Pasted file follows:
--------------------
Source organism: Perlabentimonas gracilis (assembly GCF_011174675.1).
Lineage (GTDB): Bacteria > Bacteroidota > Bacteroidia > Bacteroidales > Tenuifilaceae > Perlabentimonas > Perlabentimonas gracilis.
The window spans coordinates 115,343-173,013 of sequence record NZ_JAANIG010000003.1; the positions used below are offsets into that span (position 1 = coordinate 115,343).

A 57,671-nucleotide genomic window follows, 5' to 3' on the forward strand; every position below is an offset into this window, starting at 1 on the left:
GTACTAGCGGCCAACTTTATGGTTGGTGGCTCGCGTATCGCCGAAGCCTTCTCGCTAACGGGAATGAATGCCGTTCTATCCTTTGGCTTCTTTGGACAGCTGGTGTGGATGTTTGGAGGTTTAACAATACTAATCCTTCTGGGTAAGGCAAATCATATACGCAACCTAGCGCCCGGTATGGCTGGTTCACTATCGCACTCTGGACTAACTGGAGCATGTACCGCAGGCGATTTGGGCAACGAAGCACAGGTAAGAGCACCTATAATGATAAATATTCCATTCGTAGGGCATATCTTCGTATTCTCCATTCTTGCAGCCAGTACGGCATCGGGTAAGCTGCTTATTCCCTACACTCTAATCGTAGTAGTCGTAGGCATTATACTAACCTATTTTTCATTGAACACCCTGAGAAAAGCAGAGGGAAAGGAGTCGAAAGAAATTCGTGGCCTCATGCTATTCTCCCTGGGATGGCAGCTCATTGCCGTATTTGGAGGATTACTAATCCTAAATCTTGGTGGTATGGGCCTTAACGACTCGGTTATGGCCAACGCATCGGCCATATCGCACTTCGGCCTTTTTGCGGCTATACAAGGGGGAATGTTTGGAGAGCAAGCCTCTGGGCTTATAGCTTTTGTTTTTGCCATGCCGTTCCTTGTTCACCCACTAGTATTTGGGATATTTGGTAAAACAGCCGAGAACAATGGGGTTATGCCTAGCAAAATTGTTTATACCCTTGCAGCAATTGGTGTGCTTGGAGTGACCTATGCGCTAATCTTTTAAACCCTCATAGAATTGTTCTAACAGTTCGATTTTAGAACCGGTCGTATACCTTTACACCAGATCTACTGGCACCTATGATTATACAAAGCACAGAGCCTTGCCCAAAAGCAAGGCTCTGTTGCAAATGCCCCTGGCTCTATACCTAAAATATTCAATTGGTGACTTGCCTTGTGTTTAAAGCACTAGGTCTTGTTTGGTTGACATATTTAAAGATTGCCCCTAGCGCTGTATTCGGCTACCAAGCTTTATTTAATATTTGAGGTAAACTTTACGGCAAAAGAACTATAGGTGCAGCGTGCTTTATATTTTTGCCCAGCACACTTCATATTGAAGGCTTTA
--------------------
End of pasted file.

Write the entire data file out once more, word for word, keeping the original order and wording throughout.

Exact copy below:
Source organism: Perlabentimonas gracilis (assembly GCF_011174675.1).
Lineage (GTDB): Bacteria > Bacteroidota > Bacteroidia > Bacteroidales > Tenuifilaceae > Perlabentimonas > Perlabentimonas gracilis.
The window spans coordinates 115,343-173,013 of sequence record NZ_JAANIG010000003.1; the positions used below are offsets into that span (position 1 = coordinate 115,343).

A 57,671-nucleotide genomic window follows, 5' to 3' on the forward strand; every position below is an offset into this window, starting at 1 on the left:
GTACTAGCGGCCAACTTTATGGTTGGTGGCTCGCGTATCGCCGAAGCCTTCTCGCTAACGGGAATGAATGCCGTTCTATCCTTTGGCTTCTTTGGACAGCTGGTGTGGATGTTTGGAGGTTTAACAATACTAATCCTTCTGGGTAAGGCAAATCATATACGCAACCTAGCGCCCGGTATGGCTGGTTCACTATCGCACTCTGGACTAACTGGAGCATGTACCGCAGGCGATTTGGGCAACGAAGCACAGGTAAGAGCACCTATAATGATAAATATTCCATTCGTAGGGCATATCTTCGTATTCTCCATTCTTGCAGCCAGTACGGCATCGGGTAAGCTGCTTATTCCCTACACTCTAATCGTAGTAGTCGTAGGCATTATACTAACCTATTTTTCATTGAACACCCTGAGAAAAGCAGAGGGAAAGGAGTCGAAAGAAATTCGTGGCCTCATGCTATTCTCCCTGGGATGGCAGCTCATTGCCGTATTTGGAGGATTACTAATCCTAAATCTTGGTGGTATGGGCCTTAACGACTCGGTTATGGCCAACGCATCGGCCATATCGCACTTCGGCCTTTTTGCGGCTATACAAGGGGGAATGTTTGGAGAGCAAGCCTCTGGGCTTATAGCTTTTGTTTTTGCCATGCCGTTCCTTGTTCACCCACTAGTATTTGGGATATTTGGTAAAACAGCCGAGAACAATGGGGTTATGCCTAGCAAAATTGTTTATACCCTTGCAGCAATTGGTGTGCTTGGAGTGACCTATGCGCTAATCTTTTAAACCCTCATAGAATTGTTCTAACAGTTCGATTTTAGAACCGGTCGTATACCTTTACACCAGATCTACTGGCACCTATGATTATACAAAGCACAGAGCCTTGCCCAAAAGCAAGGCTCTGTTGCAAATGCCCCTGGCTCTATACCTAAAATATTCAATTGGTGACTTGCCTTGTGTTTAAAGCACTAGGTCTTGTTTGGTTGACATATTTAAAGATTGCCCCTAGCGCTGTATTCGGCTACCAAGCTTTATTTAATATTTGAGGTAAACTTTACGGCAAAAGAACTATAGGTGCAGCGTGCTTTATATTTTTGCCCAGCACACTTCATATTGAAGGCTTTA